from all over the country, and even abroad, are turning to Tibetan
medicines, reports Vibhor Mohan from Dharamsala
Tibetan system of medicine has, over a period of time, become very
popular due to its ability to deliver
quick results. Patients from
across the region wait for their turn in long, serpentine queues
at the half-a-dozen Tibetan clinics in Dharamsala. After
diagnosis, they continue their treatment by seeking consultation
by post or through e-mail. Tibetan practitioners rely on
traditional methods of diagnosis to pin-point the cause of the
ailmentópulse reading and the examination of the urine sample and
the skin. "For us, the pulse is not just a measure of the heart
beat, it leads us to the ailing part of the body," says Dr Tsewang
Tamdin, Deputy Director of the Men-Tsee-Khang or the Tibetan
Medical and Astrological Institute (TMAI), Dharamsala.. "Our
medicines score over allopathic drugs because they do not have
side-effects and are not slow acting," he adds.
Therefore, feels Tamdin, it would be wrong to term the Tibetan
system as an alternate system of medicine because except for
surgery or accident cases, there is a cure for every disease. A
seven-year course in Tibetan medicine and astrology is run by the
institute. The TMAI has nearly 60 seats in the two batches of
medicine it offers and the teaching is purely in Tibetan. Students
studying traditional medicine get a five-year Kachupa
degree or Bachelor of Tibetan medicine and surgery, while students
studying astrological science attain a five-year Tsipa Kachupa
degree or Bachelor of Traditional Tibetan astronomy and astrology.
The TMAI runs two clinics, one each in Dharamsala and McLeodganj.
Pulse reading is the key to diagnosis
Among the private practitioners in McLeodganj,
the Dr. Lobsang Dolma Khangkar Memorial Clinic and Dr Yeshi
Dhondenís Tibetan Herbal Clinic draw the maximum patients.
Continuing the legacy of Dr Dolma, whose name had once become
synonymous with Tibetan treatment, is her daughter, Dr Passang
Gyalmo Khangkar. She says most of her patients turn to Tibetan
medicines after they fail to get the desired results with
"Most Tibetan medicines are made from the same herbs as in
ayurveda, the difference lies in the proportion of their use in
the formulation. I donít have anything against the modern
sophisticated equipment and seek an X-ray report if there are
problems establishing the cause," she says.
In fact, she adds, many of her patients bring reports of their
medical tests along with their case history. "From common ailments
to lung and liver cancer, the Tibetan system has treatment for all
diseases. In fact, the number of Indian and foreign patients
outnumber Tibetans at my clinic," she says. Dr Dhondun is known
for helping cure chronic diseases. A large number of HIV patients
come to him for treatment. "Most of these are drivers from Punjab
or as far as Nagaland. Several Indians working as drivers in Dubai
are also getting treatment for HIV infections after allopathic
drugs proved futile," he says. Dhondun needs a translator but he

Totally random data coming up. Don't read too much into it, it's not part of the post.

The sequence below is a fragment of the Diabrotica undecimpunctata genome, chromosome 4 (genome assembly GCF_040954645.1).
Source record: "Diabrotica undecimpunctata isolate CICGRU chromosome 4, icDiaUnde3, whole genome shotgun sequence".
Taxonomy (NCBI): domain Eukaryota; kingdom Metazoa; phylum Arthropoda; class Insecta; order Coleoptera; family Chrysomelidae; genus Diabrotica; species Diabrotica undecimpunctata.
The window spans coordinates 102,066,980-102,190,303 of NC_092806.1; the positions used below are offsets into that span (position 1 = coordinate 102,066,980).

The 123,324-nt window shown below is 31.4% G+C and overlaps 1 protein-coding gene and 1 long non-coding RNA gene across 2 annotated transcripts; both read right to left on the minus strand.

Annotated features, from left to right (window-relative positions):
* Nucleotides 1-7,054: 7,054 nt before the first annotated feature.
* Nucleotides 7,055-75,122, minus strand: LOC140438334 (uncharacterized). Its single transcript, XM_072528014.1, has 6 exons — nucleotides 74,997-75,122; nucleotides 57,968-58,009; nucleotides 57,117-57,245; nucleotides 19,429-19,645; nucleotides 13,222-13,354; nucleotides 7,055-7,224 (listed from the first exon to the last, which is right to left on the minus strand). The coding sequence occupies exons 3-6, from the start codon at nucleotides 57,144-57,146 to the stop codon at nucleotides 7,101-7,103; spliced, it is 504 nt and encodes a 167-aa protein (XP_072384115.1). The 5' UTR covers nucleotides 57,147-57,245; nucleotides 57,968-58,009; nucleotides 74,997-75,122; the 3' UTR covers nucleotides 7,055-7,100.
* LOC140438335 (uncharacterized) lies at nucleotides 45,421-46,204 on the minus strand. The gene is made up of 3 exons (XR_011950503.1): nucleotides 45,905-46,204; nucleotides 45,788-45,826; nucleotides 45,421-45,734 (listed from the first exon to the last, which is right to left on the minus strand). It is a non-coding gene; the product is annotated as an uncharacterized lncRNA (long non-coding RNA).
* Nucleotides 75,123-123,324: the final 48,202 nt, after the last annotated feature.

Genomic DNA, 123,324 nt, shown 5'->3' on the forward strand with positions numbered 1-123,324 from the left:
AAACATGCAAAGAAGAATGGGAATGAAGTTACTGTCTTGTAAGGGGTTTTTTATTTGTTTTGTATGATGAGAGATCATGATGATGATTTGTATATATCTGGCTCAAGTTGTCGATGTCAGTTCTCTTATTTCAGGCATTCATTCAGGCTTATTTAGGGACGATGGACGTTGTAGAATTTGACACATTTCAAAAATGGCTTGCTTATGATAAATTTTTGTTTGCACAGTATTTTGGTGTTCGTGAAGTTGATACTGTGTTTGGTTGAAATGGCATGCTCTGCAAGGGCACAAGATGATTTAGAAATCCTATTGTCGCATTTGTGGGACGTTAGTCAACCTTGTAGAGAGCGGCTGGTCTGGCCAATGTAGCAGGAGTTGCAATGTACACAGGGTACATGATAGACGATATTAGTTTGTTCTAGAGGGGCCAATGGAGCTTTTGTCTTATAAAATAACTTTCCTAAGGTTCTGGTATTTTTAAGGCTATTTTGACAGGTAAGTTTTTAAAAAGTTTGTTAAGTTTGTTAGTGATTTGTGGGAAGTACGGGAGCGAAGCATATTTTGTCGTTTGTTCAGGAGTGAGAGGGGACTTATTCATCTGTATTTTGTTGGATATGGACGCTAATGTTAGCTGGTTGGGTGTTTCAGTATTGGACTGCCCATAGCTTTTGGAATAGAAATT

makes it a point to know the patientís lifestyle to detect any
behavioral disorders as a part of the diagnosis.
"The reason why the Tibetan system has lived on is the fact that
it had a cure for even the most recent diseases like dengue,
plague and SARS. Allopathic research for some ailments is still in
its nascent stage," he says.
Between six to 70 herbs are used in a medicinal formulation and
most practitioners have a choice of up to 300 medicines to
prescribe from. "The ability of Tibetan medicines to cure all
kinds of cancer is unmatched. We even get patients with oral
cancer from Gujarat," says Dr Dhondun, who was formerly the Dalai
Lamaís private physician.
A cancer patients, on the condition of anonymity, says that
doctors at the local government hospital had virtually given up on
her. "They asked me to go home and take rest, which meant I didnít
have much time. But thanks to the Tibetan treatment, I have lived
a healthy life for five years since then," she says.
Gurdial Singh, a patient of blood cancer from Ferozepore turned to
Tibetan medicines after an extended allopathic treatment proved
futile. "I hope the herbal medicines work," he says. A day before
seeing a Tibetan medical practitioner, a patient needs to have a
restricted diet, avoid meat and coffee. He should also sleep on
time so that no unwanted indicators are shown in his urine and on
the surface of his skin. Although both body and mind are seen as a
single unit in the Tibetan system, says Tamdin, the treatment is
very specific. "In allopathy, you have only high-grade or
low-grade fever. There could be 10 different types of fever as per
the Tibetan diagnosis, all affecting different parts of the body.
The treatment varies in each case," he says. though the Chinese
and ayurvedic systems are based on the same lines, the Tibetan
system stands out because it also deals with psychological aspects
as well. Along with curing the disease, a Tibetan practitioner
would also go into the root cause of the problem," chips in TMAI
director Dr Dawa Choedon. "Many Indians come to us with depression
due to marital disputes or professional problems, we also provide
them counselling," says Tamdin.
As far back as the 4th century, people in Tibet used to apply
residual barley from Tibetan beer on swollen parts and knew the
benefits of applying hot water in case of indigestion and using
melted butter for bleeding.
A qualified Tibetan practitioner is also trained to use astrology
in case of doubt. The practice of Tibetan astrology is believed to
have begun after the spread of Shri Kalachakra Tantra, which was
taught by Lord Buddha at Shri Dhanyakataka in Southern India in
881 BC. The Tibetan astrologers deal with only the external
kalachakra tantra, which leads with creation of the universe, its
cosmology, the positions of the planets, starts, sun and moon; the
five elements and chronological studies.